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XV. BEING formed to love, Petrarch courted the good-will of others, sighed for more friendship than human selfishness is willing to allow, and lowered himself in the eyes, and possibly in the affections, of the persons most devoted to him. His disappointments in this respect often embittered his soul, and extorted from him the confession, "that he feared those whom he loved*." His enemies knowing that, if he readily gave vent to his anger, he was still more ready to forget injuries, found fair game for ridicule† in his passionate temper, and provoked him to commit himself even in his old age with apologies +.-Dante, on the contrary, was one of those rare individuals who are above the reach of ridicule, and whose natural dignity is enhanced, even by the blows of malignity. In his friends he inspired less commiseration than awe; in his enemies, fear and hatred - but never contempt. His wrath was inexorable; with him vengeance was not only a natural impulse but a duty§: and he enjoyed the certainty of that
* Senil. Lib. 13. Ep. 7.
+ Indignantissimi animi, sed offensarum obliviosissimi-ira mihi persæpe nocuit, aliis nunquam.-Epist. ad Post.
AGOSTINI, Scritt. Venez. vol. 1. p. 5.
§ Che bell' onor s'acquista in far vendetta. DANTE, Convito. -See also, Inferno, cant. xxix. vers. 31—36.
slow but everlasting revenge which "his wrath brooded over in secret silence"
Fa dolce l'ira sua nel suo secreto-
Sì ch'io non posso dir se non che pianto
Let the destined years come round:
One would easily imagine his portrait from these lines:
Egli non ci diceva alcuna cosa:
He spoke not aught, but let us onward pass,
As Petrarch without love would probably never have become a great poet-so had it not been for injustice and persecution which kindled his indignation, Dante, perhaps, would never have persevered to complete―
Il poema sacro,
A cui han posto mano e cielo e terra,
The sacred poem, that hath made
Both heaven and earth copartners in its toil,
And with lean abstinence, through many a year,
Faded my brow.
XVI. THE gratification of knowing and asserting the truth, and of being able to make it, resound even from their graves, is so keen as to outbalance all the vexations to which the life of men of genius is generally doomed, not so much by the coldness and envy of mankind, as by the burning passions of their own hearts. This sentiment was a more abundant source of comfort to Dante than to Petrarch
Mentre ch'i'era a Virgilio congiunto,
lo monte, che l'anime cura,
Dette mi fur di mia vita futura
Ben veggio, Padre mio, sì come sprona
O sacrosante Vergini! se fami,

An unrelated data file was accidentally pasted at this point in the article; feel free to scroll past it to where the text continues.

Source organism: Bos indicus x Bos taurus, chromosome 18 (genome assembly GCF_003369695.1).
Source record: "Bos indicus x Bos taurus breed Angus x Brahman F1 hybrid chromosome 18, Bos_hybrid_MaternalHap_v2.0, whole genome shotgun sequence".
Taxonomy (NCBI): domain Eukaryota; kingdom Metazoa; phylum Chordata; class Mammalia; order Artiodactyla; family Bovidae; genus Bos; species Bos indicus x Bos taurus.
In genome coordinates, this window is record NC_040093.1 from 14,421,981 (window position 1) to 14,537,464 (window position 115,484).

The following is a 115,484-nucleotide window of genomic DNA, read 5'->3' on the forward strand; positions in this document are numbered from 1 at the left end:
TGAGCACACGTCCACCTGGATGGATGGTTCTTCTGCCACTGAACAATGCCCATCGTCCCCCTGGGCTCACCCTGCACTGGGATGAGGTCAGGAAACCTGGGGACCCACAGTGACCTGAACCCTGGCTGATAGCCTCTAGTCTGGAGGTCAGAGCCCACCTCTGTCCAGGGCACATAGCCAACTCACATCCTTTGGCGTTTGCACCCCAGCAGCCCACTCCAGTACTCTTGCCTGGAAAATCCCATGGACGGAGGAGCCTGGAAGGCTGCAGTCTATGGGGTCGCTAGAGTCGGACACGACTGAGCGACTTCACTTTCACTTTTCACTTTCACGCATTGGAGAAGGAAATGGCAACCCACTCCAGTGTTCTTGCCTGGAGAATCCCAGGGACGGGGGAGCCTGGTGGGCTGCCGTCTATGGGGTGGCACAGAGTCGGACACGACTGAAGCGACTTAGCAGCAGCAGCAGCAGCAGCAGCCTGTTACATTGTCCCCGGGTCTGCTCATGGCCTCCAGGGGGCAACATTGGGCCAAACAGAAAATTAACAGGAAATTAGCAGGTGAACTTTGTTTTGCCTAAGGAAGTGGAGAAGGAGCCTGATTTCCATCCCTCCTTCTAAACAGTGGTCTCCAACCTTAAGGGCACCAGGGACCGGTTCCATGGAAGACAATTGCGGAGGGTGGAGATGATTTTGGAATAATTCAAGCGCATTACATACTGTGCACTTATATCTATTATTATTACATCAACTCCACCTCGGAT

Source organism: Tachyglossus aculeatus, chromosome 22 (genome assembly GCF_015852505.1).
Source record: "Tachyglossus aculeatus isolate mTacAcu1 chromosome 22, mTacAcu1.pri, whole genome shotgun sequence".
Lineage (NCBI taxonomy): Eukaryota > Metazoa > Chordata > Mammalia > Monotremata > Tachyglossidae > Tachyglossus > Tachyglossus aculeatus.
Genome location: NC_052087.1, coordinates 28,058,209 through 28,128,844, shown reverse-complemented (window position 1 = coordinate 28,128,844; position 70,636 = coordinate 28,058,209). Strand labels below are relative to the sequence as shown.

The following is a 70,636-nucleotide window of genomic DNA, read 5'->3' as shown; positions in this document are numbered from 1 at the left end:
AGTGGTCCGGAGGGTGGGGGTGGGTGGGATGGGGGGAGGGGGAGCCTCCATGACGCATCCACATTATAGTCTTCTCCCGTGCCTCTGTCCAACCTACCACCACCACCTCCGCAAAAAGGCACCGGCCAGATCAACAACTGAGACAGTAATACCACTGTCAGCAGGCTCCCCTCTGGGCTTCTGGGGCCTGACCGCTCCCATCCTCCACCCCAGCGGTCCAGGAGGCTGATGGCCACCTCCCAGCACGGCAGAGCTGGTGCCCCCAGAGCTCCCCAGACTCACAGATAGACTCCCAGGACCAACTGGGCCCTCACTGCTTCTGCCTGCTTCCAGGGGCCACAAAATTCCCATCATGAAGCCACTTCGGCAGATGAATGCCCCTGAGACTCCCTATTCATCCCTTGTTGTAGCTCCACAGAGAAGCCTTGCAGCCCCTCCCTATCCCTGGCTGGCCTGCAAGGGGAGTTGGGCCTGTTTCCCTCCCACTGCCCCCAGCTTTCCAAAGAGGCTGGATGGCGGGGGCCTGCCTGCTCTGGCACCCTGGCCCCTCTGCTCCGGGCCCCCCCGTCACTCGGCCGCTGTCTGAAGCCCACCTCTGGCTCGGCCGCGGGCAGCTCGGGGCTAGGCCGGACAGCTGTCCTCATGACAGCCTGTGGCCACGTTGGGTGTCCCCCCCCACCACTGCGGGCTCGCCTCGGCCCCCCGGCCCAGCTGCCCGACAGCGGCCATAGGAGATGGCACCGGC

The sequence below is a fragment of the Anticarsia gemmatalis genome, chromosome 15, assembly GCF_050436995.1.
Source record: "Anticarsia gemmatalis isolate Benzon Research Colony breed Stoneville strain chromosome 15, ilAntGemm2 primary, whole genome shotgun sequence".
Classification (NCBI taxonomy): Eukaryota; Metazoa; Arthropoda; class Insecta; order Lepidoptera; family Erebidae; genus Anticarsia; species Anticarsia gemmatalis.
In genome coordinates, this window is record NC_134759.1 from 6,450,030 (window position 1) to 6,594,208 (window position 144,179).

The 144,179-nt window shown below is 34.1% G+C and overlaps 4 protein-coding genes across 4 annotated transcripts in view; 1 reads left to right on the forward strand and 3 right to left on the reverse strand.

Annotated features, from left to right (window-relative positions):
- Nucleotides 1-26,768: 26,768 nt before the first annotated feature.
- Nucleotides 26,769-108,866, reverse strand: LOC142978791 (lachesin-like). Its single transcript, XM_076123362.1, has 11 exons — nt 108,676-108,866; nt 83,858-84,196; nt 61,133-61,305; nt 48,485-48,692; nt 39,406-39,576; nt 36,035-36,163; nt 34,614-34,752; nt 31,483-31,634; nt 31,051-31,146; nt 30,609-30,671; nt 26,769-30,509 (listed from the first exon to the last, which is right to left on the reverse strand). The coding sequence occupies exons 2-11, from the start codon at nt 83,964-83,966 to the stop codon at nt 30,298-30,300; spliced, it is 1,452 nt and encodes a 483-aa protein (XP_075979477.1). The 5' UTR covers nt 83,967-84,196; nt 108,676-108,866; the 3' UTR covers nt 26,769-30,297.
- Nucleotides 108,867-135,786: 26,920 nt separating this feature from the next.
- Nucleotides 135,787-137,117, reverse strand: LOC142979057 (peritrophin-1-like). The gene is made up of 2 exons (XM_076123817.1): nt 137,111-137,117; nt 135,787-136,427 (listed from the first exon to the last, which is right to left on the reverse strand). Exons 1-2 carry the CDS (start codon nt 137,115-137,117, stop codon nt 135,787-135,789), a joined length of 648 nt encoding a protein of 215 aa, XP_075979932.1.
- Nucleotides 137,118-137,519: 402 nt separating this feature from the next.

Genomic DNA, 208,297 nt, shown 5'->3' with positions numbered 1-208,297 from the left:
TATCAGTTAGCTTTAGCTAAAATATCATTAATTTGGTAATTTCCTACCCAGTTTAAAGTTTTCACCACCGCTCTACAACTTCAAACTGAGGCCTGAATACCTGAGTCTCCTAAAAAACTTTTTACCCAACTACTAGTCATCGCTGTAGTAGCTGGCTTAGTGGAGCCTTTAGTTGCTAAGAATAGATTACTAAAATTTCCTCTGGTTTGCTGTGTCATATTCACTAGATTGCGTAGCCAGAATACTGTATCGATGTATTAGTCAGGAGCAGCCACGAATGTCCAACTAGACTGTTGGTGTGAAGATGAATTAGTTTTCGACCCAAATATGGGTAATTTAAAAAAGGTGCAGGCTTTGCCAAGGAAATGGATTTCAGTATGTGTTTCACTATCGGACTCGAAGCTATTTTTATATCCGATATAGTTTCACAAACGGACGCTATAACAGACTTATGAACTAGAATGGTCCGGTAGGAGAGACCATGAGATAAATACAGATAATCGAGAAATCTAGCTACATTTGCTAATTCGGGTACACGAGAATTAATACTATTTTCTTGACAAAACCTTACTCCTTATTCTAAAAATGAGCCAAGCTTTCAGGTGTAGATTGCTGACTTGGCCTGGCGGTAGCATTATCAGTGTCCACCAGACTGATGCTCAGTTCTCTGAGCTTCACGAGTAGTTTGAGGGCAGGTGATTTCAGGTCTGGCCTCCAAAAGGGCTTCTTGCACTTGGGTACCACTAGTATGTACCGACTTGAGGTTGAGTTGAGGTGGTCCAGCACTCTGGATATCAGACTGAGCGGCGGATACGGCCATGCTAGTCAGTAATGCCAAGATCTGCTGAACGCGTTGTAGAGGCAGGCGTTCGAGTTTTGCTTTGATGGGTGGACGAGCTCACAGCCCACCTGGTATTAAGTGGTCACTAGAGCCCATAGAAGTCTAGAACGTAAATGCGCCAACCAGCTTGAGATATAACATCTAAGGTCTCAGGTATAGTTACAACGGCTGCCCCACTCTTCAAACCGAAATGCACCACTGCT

Freddi, o vigilie, mai per voi soffersi,
Or convien ch' Elicona per me versi
Ed Urania m'ajuti col suo coro
E s' io al vero son timido amico,
I, the whilst I scal'd
With Virgil, the soul-purifying mount,
My father! well I mark how time spurs on
O ye thrice holy Virgins! for your sakes
Arise to aid me; while the verse unfolds
Things, that do almost mock the grasp of thought.—
And, if I am a timid friend to truth,
I fear my life may perish among those
To whom these days shall be of ancient date.
And from a letter of Dante lately discovered *, it appears that about the year 1316, his friends succeeded in obtaining his restoration to his
* APPENDIX, No. VI.
country and his possessions, on condition that he compounded with his calumniators, avowed himself guilty, and asked pardon of the commonwealth. The following was his answer on the occasion, to one of his kinsmen, whom he calls Father,' because, perhaps, he was an ecclesiastic; or, more probably, because he was older than the poet.
XVII. "FROM your letter, which I received with due respect and affection, I observe how much you have at heart my restoration to my country. I am bound to you the more gratefully, since an exile rarely finds a friend. But, after mature consideration, I must, by my answer, disappoint the wishes of some little. minds; and I confide in the judgment to which your impartiality and prudence will lead you. Your nephew and mine has written to me, what indeed had been mentioned by many other friends, that, by a decree concerning the exiles, I am allowed to return to Florence, provided I pay a certain sum of money, and submit to the humiliation of asking and receiving absolution; wherein, father, I see two propositions that are ridiculous and impertinent. I speak of the impertinence of those who mention such conditions to me; for, in your